Data from residential property adviser London Central Portfolio (LCP) published in August also revealed that investors from South East Asia were the largest buyer of high-end property with a 36 percent share in the year 2016-2017, followed by Indian buyers with 22 percent of sales and the Middle East accounting for 21 percent.
Middle East investors had previously been the biggest property buyer in the UK capital, with a 43 percent share of all sales, according to LCP’s 2014-2015 audit.
Hamptons defines prime central London as Belgravia, Chelsea, Earls Court, Fulham, Kensington, Knightsbridge, Notting Hill, Paddington, Sloane Square and South Kensington.
Young Iraqis use innovation to make a living in oil-rich south
- The job market for Iraqi youths has become starkly different in the post-Saddam Hussein era
- In the decade which followed the US invasion and the dictator’s ouster in 2003, authorities continued to increase state hirings — with a heavy dose of nepotism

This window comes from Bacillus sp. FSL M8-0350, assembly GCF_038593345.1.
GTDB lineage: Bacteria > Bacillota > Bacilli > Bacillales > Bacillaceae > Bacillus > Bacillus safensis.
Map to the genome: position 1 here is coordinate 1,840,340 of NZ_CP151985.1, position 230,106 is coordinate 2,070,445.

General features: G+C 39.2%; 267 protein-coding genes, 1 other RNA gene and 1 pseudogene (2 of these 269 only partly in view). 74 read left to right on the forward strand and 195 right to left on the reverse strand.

BASRA: From a roving cafe to scrap metal sculptures, young Iraqis unable to tap into the country’s oil wealth are having to find creative ways to make a living.
While their parents generally went straight into public sector jobs after graduation, the job market for Iraqi youths has become starkly different in the post-Saddam Hussein era.
In the decade which followed the US invasion and the dictator’s ouster in 2003, authorities continued to increase state hirings — with a heavy dose of nepotism.
But now, as 26-year-old Karrar Alaa discovered, there are no more guarantees.
Three years ago, he was counting on his business degree leading to a public sector job in the southern port city of Basra.
But tired of waiting, he has turned entrepreneur.